The Harm of Depression Humor

The Harm of Depression Humor

Joey Warren

May 5, 2020


Trigger/Content Warning: this article discusses depression, suicide and dark humor. Please be advised, if you have depression or are sensitive to this kind of content, it might be best to skip this article and read another of The Current’s articles.

Dark humor, or jokes about depression, have become incredibly popular on social media, especially amongst those in younger generations. These jokes are passed around with fervor on Instagram, Reddit and especially Twitter. Why do people make these jokes, and should they be considered a valid form of entertainment?

In 2017, @noahhazel55 tweeted “Eating raw cookie dough is the best option for college students 1. No cooking time 2. Tastes better than regular cookies 3. You may die.” While this form of humor may be relatable and humorous for those who are in college or are in an equally stressful and pressured situation, it also perpetuates the destructive idea that if things get bad enough, suicide and self-harm are viable options. While @noahhazel55’s tweet may seem uncomfortable viewed under a more critical light, there are several more like him, making just as many problematic jokes. 

Rod Martin, a psychology professor at the University of Western Ontario developed categories for different kinds of humor, one of which he refers to as self-defeating humor. Self-defeating humor is described as having a “tendency to amuse others at one’s own expense, self-disparaging humor; laughing along with others when being ridiculed or teased; using humor to hide one’s true feelings from self and others.” This kind of humor is widely considered to be a coping mechanism, but a negative one. The things that people say to themselves are the things that they start to believe, especially the negative thoughts. 

The jokes got so dark at one violin shop in Michigan that the owner had to implement a no-suicide-jokes rule. The younger employees there would attempt to make light of their monetary situation and general disadvantages at life, but would, “go straight to suicide jokes,” according to Sydney Wilson, an employee of the shop at the time. Wilson goes on to recall that when the owner first introduced the rule “they laughed and apologized for the frequency of the joke, making some playful comment or other about kids these days and their lack of a future. However, when the owner insisted that he was serious, their tone quickly changed to shocked disbelief with a not-so-subtle hint of fear.” These harmful jokes have become such an integral part of people’s humor, but they are also exacerbating many of the problems that people are already dealing with. 

Millennials and Generation Z have created a very accepting environment around therapy and mental health issues. The American Psychological Association (APA) reports that Gen Z are the most likely to talk about their mental health. In this same report the APA even claims that “members of Gen Z are more attuned to their own mental health than previous generations.” With the younger generations being the ones that have brought about such great acceptance for mental health and therapy, it’s odd to see that this kind of humor remains so widely accepted. Homophobic, racist or sexist jokes are considered degrading and horrible, so why are jokes about our own demise acceptable? These jokes may provide temporary relief or a short laugh, but in the long run it’s devastating to your mental health.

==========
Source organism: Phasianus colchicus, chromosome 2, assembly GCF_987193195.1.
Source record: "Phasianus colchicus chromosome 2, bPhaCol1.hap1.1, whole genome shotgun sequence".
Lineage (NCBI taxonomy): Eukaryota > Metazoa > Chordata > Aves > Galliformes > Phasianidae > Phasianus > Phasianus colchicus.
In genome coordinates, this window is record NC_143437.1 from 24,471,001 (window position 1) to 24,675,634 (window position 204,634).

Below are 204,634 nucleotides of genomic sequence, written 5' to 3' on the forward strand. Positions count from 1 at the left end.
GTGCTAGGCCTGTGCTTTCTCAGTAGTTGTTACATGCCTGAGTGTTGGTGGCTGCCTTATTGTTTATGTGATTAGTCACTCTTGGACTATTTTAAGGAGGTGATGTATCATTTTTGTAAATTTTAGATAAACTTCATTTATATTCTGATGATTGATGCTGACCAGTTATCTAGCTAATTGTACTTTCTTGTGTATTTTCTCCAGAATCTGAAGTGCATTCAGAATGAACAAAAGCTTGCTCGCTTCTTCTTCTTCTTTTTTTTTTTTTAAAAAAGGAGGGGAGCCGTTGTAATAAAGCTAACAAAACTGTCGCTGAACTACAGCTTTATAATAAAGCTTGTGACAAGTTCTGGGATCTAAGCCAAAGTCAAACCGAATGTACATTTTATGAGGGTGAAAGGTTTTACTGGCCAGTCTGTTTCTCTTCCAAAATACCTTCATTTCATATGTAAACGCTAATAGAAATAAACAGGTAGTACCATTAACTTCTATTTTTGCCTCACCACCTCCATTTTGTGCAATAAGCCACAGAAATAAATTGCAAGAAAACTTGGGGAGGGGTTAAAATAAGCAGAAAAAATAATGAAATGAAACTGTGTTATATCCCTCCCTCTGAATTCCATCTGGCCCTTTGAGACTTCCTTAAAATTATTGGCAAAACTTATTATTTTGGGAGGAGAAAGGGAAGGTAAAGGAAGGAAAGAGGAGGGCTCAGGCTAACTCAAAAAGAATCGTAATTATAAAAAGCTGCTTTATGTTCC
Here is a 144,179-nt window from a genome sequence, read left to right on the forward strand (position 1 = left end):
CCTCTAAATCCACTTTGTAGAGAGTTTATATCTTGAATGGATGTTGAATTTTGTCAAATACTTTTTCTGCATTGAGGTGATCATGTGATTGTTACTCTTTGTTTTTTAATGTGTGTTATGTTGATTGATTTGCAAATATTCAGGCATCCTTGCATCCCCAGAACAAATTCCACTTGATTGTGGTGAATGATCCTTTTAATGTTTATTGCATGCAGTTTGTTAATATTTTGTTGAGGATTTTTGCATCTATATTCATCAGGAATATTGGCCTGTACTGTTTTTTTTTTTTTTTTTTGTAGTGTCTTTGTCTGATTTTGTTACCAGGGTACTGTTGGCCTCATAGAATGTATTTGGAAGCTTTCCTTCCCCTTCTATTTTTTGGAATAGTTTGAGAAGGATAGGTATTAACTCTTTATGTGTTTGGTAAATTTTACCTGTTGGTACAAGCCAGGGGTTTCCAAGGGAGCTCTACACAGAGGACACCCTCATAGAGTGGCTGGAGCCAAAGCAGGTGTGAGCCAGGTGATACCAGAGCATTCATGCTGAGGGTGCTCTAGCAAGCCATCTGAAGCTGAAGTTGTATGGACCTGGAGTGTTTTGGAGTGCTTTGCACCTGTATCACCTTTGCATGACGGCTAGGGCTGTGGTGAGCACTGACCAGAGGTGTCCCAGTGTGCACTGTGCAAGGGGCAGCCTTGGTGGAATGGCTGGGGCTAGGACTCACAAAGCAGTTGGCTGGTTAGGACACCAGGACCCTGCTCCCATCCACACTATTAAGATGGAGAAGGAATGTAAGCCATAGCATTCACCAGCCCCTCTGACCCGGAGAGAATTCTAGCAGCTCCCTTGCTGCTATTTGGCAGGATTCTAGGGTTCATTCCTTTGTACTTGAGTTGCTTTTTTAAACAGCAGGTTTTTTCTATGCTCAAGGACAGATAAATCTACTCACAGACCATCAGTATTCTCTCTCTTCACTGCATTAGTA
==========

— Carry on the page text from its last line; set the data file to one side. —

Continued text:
Cognitive Behavioral Therapy (CBT) is a psychological treatment that has been shown to help with “depression, anxiety disorders, alcohol and drug use problems, marital problems, eating disorders and severe mental illness.” CBT shows us that we can improve our mental wellbeing by changing our thought patterns. The more we tell ourselves that we’re good people, that we’re producing good work or that we are deserving of love the more we will believe these things, without having to force ourselves to think about them. However, the same is true for our negative thoughts. If we think badly about ourselves or assume that we don’t deserve things, then we’ll begin to deny ourselves the things that we want and have worked for.

While this type of humor can give us a small chuckle or maybe even let us know that there are other people out there that feel the same way, it’s best to attempt to practice a more mindful brand of humor. We should stop laughing at these kinds of jokes and begin analyzing the harmful impact they could have on people. There is an entire, beautiful world of humor, it won’t be hard to find something else to laugh at. Also, be sure to check in on the people that make these jokes. It can be a way of coping with mental health and struggles, but it can also be a way that people are trying to communicate how they actually feel. 


Joey Warren is a senior in professional and public writing. When not studying you can find her watching Netflix in her pajamas, advocating for women and LGBTQ youth or taking pictures of the squirrels on campus. You can follow her on Instagram @jortay_ole.